Death-Penalty News and Developments for the Week of August 26 – September 12019

NEWS—August 30: A Tennessee trial judge has approved a plea deal to vacate the death sentence of Abu-Ali Abdur’Rahman as a result of prosecutorial misconduct. Abdur’Rahman, who was scheduled to be executed next year, argued that prosecutor John Zimmerman excluded potential jurors based on race during Abdur’Rahman’s 1987 capital trial. The current district attorney’s office agreed with Abdur’Rahman that his trial was infected by “overt racial bias” and that as a result his sentence should be reduced. Earlier this week, the defense and prosecution presented to a Davidson County circuit court a proposed order to reduce Abdur’Rahman’s sentence to life.

NEWS—August 29: The U.S. Court of Appeals for the Sixth Circuit has denied the habeas corpus challenge of Kentucky death-row prisoner Mitchell Willoughby. Willoughby argued that his conviction and death sentence should be reversed as a result of prosecutorial misconduct and a juror’s use of the Bible instead of state law throughout the trial and in deliberations. The federal appeals court ruled that Willoughby could not justify his failure to raise the juror misconduct issue in a timely manner and that Willoughby’s arguments about prosecutorial misconduct had not demonstrated an unreasonable application of federal law by the Kentucky courts. A dissenting judge would have granted relief based on a prosecutor’s comments that minimized the jury’s role in death sentencing.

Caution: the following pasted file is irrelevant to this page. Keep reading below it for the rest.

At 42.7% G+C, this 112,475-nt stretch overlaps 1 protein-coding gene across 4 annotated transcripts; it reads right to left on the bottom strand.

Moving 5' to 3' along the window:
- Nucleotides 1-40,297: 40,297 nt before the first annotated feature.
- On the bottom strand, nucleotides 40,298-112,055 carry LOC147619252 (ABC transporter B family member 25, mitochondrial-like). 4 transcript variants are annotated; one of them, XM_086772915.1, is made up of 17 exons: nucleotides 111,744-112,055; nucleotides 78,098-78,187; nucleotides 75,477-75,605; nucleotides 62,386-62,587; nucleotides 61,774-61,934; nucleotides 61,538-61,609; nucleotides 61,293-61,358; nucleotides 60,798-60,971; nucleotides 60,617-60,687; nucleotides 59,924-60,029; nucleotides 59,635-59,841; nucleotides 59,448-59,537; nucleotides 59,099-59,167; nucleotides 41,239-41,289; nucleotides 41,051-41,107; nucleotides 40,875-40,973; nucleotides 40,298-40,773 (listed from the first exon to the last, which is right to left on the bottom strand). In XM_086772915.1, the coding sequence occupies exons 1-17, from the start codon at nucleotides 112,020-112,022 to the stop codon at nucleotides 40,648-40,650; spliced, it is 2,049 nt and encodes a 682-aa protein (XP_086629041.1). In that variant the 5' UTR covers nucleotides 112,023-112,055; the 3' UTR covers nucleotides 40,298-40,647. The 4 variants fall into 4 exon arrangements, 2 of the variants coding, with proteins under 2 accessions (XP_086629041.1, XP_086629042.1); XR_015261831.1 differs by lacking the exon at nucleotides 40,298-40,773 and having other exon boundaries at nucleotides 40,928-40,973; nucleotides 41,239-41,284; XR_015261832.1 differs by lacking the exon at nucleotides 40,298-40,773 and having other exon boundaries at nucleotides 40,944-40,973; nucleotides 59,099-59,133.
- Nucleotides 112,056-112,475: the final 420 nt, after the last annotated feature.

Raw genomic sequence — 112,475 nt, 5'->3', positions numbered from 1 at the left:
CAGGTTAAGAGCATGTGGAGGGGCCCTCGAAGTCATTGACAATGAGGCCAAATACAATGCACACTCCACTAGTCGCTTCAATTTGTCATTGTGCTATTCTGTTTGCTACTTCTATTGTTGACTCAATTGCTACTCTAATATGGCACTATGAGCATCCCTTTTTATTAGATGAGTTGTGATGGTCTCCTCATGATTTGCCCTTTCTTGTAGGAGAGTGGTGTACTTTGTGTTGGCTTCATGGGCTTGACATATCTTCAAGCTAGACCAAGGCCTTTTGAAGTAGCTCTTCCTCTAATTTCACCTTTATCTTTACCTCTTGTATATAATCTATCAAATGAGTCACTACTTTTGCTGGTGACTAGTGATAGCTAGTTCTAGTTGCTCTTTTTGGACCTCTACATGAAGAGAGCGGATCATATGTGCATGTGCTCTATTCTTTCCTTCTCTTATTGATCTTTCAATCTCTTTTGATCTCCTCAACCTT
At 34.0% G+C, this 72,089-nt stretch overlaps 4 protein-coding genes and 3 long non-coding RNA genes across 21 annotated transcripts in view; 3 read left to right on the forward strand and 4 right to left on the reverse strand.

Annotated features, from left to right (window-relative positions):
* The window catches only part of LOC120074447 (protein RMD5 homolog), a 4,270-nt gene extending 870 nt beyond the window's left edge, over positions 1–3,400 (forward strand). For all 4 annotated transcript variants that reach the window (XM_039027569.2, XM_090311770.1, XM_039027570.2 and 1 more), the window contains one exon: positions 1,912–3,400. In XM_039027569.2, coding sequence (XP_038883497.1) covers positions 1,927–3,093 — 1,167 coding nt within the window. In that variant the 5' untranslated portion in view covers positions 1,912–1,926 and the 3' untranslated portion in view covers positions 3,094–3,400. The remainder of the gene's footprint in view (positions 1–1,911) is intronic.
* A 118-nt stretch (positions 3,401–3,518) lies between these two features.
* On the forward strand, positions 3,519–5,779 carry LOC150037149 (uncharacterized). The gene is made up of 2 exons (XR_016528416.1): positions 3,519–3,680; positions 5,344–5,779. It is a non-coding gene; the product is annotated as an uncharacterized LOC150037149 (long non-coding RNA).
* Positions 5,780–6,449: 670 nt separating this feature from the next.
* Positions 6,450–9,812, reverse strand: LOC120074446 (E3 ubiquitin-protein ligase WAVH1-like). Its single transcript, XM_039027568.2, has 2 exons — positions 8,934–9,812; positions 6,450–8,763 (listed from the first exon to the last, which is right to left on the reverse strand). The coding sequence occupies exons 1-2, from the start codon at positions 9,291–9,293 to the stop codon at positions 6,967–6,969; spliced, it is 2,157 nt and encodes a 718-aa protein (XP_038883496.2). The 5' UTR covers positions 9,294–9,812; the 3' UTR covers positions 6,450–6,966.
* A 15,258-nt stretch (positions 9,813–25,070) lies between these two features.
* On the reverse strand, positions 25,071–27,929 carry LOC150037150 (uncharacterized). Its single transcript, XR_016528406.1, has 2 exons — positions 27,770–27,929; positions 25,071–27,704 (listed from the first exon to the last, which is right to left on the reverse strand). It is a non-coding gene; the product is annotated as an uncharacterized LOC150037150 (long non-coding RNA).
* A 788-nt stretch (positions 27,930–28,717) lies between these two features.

NEWS—August 26: The U.S. Court of Appeals for the Tenth Circuit has granted federal habeas relief to Oklahoma death-row prisoner Roderick L. Smith on his intellectual disability claim. Smith’s claim was denied by Oklahoma courts, but he argued that these decisions were inconsistent with the US Supreme Court precedent in Atkins v. Virginia and subsequent cases. The 10th Circuit agreed, concluding that a reasonable jury would be compelled to find Smith intellectually disabled.